It's nipple-drenchingly hot here in the blogoshed and I don't know what to write about.
I do remember a difficult conversation I had in an Istanbul drinking house about 32 months ago. Difficult, because I don't often meet a fellow who finds fascinating everything I find fascinating and because even less often do I meet one with whom I'm obliged to share these fascinations in the eleven Dutch, seven German, twelve English and six Turkish words Erol and I had in common. Anyway, several half-bottles of Yeni Raki into the episode, we got to gesticulating at each other on the topic of best-places-in-the-world-to-visit. There was a place - Erol's sure arms, unsure words and deft illustrations informed me - that met all the tests I'd grandly stated a best-place must meet. If my memory may translate from the original four languages and eleventeen gesticulations: "the town; she loves you, she makes you precious, she marries you. And you have never seen beauty like hers. But she does not know she is beautiful. She is wise but she is innocent. She is proud but she is modest. She is (and this with particularly significant gesticulations) water in the desert." Having brought us both unto tears of shuddering sentiment, Erol blithely undid the magic he'd woven, gravely concluding "I do not know why for they call her Bum".
'Bum' must have been one of his English words. And I must say he deployed 'she' very artfully for a speaker of a language that hardly seems to concern itself with gender.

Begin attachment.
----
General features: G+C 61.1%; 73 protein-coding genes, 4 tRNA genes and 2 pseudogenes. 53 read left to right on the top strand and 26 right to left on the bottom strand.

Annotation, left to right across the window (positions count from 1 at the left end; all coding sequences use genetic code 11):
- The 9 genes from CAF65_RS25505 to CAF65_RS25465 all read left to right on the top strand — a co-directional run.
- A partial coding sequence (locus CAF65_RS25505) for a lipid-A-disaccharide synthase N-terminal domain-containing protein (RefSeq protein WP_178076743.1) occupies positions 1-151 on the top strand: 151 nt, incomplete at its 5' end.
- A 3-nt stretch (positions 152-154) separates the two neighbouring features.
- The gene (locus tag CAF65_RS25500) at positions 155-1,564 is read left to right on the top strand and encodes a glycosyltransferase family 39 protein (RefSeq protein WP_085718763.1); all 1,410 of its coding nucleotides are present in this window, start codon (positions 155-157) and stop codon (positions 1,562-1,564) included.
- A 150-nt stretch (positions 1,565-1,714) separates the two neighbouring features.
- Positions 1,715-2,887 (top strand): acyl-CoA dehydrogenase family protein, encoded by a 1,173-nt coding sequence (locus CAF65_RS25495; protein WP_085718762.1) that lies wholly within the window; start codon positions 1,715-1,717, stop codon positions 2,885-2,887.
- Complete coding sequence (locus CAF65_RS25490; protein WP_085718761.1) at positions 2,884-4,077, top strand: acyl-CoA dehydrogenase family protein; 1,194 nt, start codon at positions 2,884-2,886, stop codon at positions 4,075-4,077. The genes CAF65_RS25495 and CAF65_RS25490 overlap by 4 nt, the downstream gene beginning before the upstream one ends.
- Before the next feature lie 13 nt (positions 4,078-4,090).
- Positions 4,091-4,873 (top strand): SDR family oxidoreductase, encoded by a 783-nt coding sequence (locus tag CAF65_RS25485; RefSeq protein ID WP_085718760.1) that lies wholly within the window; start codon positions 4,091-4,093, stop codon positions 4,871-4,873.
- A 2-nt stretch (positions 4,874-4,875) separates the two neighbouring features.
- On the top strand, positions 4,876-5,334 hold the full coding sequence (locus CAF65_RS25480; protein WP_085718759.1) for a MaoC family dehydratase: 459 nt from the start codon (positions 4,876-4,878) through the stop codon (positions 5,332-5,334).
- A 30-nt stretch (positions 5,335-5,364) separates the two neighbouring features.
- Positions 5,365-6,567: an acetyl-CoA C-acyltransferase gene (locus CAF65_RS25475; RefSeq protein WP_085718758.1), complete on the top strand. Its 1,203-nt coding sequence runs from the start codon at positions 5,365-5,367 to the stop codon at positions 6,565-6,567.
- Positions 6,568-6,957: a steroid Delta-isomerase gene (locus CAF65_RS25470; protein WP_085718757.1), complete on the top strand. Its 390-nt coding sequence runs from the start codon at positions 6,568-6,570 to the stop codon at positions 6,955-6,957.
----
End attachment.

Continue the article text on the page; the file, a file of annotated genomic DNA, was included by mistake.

Anyway, Erol had told me 'Bum' was in Iran, but I had no idea where she was until yesterday ...
Vale Bob Monkhouse, author of one of the great lines of all time; to wit: "They all laughed when I told them I wanted to be a comedian. They're not laughing any more!"
Well, it works for me.
Which reminds me of another beauty, this time courtesy of fellow erstwhile Tasmanian Errol Flynn: "It has been the enduring challenge of my life to reconcile my net income with my gross habits."
One reason my sympathy for miserable older people had always been found wanting is that I'd never realised our aspirations and self-concepts can not keep up with, well, us. Had I known these poor sods would be unpleasantly surprised every time they waddled past a mirror, or every time they found themselves an undignified metre short over a dash across an Ankara road - how they felt every time they remembered how they saw THEIR teachers when THEY were uni students - and every time their arithmetic told them that 46/74 constitutes a fraction only the very generous would term 'middle age' - well, I like to think I wouldn't have pointed and mocked quite so much.
The thing is, I don't know how to do mid-life crisis. I don't have a secretary to molest, I can't afford a Hog, and nothing (yet) would move me to wear a large pendant over a half-open recycled body shirt and gyrate tragically on a dance-floor. Ozplogistan is blessed disproportionately with the similarly-afflicted, and I dare hope gently constructive advice might be forthcoming ...
I reckon 'think-tanks' are, on balance, a Very Bad Thing. I hope to pursue this matter when the urge dismally to plog inevitably returns ...
A tolerable 2004 to all!